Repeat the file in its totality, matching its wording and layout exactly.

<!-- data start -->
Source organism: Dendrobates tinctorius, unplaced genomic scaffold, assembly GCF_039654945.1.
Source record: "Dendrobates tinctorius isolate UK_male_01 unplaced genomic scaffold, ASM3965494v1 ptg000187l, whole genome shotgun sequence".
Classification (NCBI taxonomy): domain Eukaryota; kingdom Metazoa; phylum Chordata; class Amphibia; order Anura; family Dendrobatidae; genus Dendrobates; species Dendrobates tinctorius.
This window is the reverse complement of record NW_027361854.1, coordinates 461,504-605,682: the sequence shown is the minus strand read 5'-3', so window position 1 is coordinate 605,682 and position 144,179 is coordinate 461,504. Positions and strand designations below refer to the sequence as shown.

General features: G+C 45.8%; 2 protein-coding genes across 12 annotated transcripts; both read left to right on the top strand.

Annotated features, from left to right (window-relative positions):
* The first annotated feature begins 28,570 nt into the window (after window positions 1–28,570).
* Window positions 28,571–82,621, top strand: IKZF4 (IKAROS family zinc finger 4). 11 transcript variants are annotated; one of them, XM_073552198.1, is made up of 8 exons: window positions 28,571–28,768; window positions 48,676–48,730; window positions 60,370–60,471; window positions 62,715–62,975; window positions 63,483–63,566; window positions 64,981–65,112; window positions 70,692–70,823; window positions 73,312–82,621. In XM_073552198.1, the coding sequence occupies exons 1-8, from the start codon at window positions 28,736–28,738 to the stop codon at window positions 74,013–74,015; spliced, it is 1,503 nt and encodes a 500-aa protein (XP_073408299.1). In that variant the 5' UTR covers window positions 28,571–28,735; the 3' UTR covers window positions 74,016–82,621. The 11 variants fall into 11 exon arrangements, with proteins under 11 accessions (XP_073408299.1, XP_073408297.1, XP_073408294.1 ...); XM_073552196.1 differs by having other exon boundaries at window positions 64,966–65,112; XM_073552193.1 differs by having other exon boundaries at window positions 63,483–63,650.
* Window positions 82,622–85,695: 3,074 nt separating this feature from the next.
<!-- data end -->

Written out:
Source organism: Dendrobates tinctorius, unplaced genomic scaffold, assembly GCF_039654945.1.
Source record: "Dendrobates tinctorius isolate UK_male_01 unplaced genomic scaffold, ASM3965494v1 ptg000187l, whole genome shotgun sequence".
Classification (NCBI taxonomy): domain Eukaryota; kingdom Metazoa; phylum Chordata; class Amphibia; order Anura; family Dendrobatidae; genus Dendrobates; species Dendrobates tinctorius.
This window is the reverse complement of record NW_027361854.1, coordinates 461,504-605,682: the sequence shown is the minus strand read 5'-3', so window position 1 is coordinate 605,682 and position 144,179 is coordinate 461,504. Positions and strand designations below refer to the sequence as shown.

General features: G+C 45.8%; 2 protein-coding genes across 12 annotated transcripts; both read left to right on the top strand.

Annotated features, from left to right (window-relative positions):
* The first annotated feature begins 28,570 nt into the window (after window positions 1–28,570).
* Window positions 28,571–82,621, top strand: IKZF4 (IKAROS family zinc finger 4). 11 transcript variants are annotated; one of them, XM_073552198.1, is made up of 8 exons: window positions 28,571–28,768; window positions 48,676–48,730; window positions 60,370–60,471; window positions 62,715–62,975; window positions 63,483–63,566; window positions 64,981–65,112; window positions 70,692–70,823; window positions 73,312–82,621. In XM_073552198.1, the coding sequence occupies exons 1-8, from the start codon at window positions 28,736–28,738 to the stop codon at window positions 74,013–74,015; spliced, it is 1,503 nt and encodes a 500-aa protein (XP_073408299.1). In that variant the 5' UTR covers window positions 28,571–28,735; the 3' UTR covers window positions 74,016–82,621. The 11 variants fall into 11 exon arrangements, with proteins under 11 accessions (XP_073408299.1, XP_073408297.1, XP_073408294.1 ...); XM_073552196.1 differs by having other exon boundaries at window positions 64,966–65,112; XM_073552193.1 differs by having other exon boundaries at window positions 63,483–63,650.
* Window positions 82,622–85,695: 3,074 nt separating this feature from the next.